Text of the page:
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Publication numberUS5121700 A
Publication typeGrant
Application numberUS 07/587,645
Publication dateJun 16, 1992
Filing dateSep 24, 1990
Priority dateApr 15, 1988
Fee statusPaid
Publication number07587645, 587645, US 5121700 A, US 5121700A, US-A-5121700, US5121700 A, US5121700A
InventorsBrian R. Blackwell, Colin MacCallum
Original AssigneeSandwell, Inc.
Export CitationBiBTeX, EndNote, RefMan
External Links: USPTO, USPTO Assignment, Espacenet
Method and apparatus for improving fluid flow and gas mixing in boilers
US 5121700 A
Abstract
This invention is directed to a method and apparatus for improving fluid flow and gas mixing in boilers. More particularly, this invention pertains to a method and apparatus for improved fluid flow and gas mixing in kraft recovery boilers for increased energy efficiency, reduced TRS emissions and increased capacity. The method of introducing air into a boiler furnace comprises: (a) introducing air through at least one opening located on at least a first wall of the interior of the furnace; and (b) introducing air through at least one second opening located on a second wall of the interior of the furnace opposed to the first wall at the same, or different, elevations. The method of introducing air into a boiler furnace may also comprise: (a) introducing air into the furnace in the form of a first set of small and large jets originating from one wall of the interior of the furnace; and (b) introducing air into the furnace in the form of a second set of small and large jets originating from the wall of the interior of the furnace opposite the first wall. The locations of the sources of the first set of small and large jets may be placed so that they oppose the sources of the second set of small and large jets, with small jets opposing large jets, and vice versa. The sizes of the jets may be regulated by varying opening size, number of openings in groups of openings, air pressure upstream of the openings, or combinations thereof.
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Claims(38)
We claim:
1. A method for introducing primary air at the lowest airflow elevation into a boiler furnace having four walls, said method comprising:
(a) introducing air through at least one first jet located at a given elevation on a first wall of the interior of the boiler furnace;
(b) introducing air substantially at said given elevation through at least one second jet located on a second wall of the interior of the boiler furnace opposed to the first wall;
(c) introducing substantially no air at substantially said given elevation through the remaining walls; wherein
(d) said first and second jets are arranged in opposed pairs with each pair including a large jet and a small jet.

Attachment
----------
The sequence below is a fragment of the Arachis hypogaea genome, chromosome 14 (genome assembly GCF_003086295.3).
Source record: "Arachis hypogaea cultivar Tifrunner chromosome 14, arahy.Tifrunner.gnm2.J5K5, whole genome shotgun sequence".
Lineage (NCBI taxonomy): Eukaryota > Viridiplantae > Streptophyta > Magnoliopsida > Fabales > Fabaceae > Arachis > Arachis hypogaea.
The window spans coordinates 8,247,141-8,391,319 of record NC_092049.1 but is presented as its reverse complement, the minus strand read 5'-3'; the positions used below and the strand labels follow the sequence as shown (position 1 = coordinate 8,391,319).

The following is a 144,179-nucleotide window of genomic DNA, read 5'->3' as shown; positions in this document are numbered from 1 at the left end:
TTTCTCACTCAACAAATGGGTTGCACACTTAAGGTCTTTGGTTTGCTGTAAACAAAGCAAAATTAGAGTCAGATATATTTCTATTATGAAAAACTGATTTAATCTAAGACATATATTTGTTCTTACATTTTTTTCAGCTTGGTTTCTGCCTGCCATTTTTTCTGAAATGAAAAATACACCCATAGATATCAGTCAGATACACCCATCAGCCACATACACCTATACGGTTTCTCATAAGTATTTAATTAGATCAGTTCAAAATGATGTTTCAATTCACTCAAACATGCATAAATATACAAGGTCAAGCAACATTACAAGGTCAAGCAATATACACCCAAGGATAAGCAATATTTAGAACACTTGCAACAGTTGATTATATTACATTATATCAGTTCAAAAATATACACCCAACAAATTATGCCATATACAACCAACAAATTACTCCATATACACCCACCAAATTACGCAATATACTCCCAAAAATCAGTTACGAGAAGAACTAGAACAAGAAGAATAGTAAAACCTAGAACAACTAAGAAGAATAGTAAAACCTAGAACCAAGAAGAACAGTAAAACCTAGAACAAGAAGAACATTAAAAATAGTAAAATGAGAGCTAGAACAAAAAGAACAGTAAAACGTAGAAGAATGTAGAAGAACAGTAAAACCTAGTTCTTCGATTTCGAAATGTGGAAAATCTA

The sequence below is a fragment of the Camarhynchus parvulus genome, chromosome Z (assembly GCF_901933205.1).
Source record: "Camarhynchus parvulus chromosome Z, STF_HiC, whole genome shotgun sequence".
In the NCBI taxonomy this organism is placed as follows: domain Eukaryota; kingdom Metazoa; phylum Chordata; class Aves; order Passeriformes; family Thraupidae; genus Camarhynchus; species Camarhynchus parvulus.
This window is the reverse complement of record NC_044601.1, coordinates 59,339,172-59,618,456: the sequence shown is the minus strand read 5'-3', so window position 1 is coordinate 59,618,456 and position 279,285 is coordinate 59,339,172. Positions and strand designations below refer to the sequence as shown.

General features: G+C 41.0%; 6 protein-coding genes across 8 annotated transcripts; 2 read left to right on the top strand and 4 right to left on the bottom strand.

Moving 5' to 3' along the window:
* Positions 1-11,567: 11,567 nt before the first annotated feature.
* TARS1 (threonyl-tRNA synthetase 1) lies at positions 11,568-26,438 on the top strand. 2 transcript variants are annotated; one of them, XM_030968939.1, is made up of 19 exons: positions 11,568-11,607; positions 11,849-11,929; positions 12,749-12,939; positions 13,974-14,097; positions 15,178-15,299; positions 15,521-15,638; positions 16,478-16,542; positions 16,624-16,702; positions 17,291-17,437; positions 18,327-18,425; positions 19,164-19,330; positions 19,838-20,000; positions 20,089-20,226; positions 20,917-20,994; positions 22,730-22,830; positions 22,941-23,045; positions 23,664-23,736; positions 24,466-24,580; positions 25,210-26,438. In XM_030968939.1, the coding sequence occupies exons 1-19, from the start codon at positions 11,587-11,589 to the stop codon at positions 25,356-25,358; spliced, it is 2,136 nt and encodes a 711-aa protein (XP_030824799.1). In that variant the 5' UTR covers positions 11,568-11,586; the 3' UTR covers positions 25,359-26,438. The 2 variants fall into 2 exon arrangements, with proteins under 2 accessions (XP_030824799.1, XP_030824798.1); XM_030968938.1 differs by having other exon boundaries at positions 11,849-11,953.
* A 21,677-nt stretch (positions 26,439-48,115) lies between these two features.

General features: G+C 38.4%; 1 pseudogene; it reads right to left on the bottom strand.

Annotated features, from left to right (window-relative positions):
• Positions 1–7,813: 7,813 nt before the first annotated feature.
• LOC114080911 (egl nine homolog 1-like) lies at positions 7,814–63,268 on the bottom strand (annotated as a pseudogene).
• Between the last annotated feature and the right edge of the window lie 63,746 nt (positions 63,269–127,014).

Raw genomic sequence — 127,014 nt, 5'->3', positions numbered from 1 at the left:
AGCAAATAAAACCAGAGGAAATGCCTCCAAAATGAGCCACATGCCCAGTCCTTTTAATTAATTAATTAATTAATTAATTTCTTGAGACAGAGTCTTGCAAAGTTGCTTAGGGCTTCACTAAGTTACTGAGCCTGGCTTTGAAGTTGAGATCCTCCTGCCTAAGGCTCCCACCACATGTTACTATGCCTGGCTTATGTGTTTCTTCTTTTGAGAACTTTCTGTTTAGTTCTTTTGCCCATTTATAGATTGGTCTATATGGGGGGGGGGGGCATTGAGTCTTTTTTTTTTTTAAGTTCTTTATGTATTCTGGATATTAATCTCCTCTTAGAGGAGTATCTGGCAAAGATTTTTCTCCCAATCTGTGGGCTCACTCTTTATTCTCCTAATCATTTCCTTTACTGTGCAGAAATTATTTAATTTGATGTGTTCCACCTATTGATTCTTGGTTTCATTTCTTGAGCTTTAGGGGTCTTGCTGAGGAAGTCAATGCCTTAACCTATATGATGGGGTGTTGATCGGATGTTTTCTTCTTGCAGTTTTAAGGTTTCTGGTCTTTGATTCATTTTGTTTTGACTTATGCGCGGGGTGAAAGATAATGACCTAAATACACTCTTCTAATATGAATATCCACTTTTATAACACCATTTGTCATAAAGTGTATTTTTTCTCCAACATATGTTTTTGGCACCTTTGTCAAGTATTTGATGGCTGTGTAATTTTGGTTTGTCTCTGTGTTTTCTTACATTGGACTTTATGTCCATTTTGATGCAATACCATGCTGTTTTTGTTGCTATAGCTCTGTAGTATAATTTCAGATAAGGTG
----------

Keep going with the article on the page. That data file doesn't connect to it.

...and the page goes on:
2. The method according to claim 1 wherein said first jets comprise a single large port and said second jets comprise a single small port that is opposed to said large port.
3. The method according to claim 1 wherein said first and second jets comprise single similarly sized ports and high pressure air is introduced into one of said ports and low pressure air is introduced into the other of said ports.
4. A method according to claim 1 wherein a large jet opposes a small jet and a small jet opposes a large jet in each pair.
5. The method according to claim 1 wherein:
(a) said first jets comprise a first set of small and large ports;
(b) said second jets comprise a second set of small and large ports; and
(c) the positions of the ports in said first and second sets are arranged so that each small port opposes a large port and each large port opposes a small port.
6. The method according to claim 5 wherein the small and large ports in said first set alternate with one another.
7. The method according to claim 6 wherein the small and large ports in said second set alternate with one another.
8. The method according to claim 1 wherein said first and second jets comprise opposed sets of similarly sized ports and high pressure air is introduced into one port in each pair of ports in said sets and low pressure air is introduced into the opposed port in such pair.
9. The method according to claim 8 wherein each set has ports having high pressure air introduced therein alternating with ports in the same set having low pressure air introduced therein.
10. The method according to claim 5 or 8 wherein the ports in said first set are pointed downwardly, horizontally, or slightly upwardly, and the ports in said second set are pointed downwardly, horizontally, or slightly upwardly into the interior of the boiler furnace.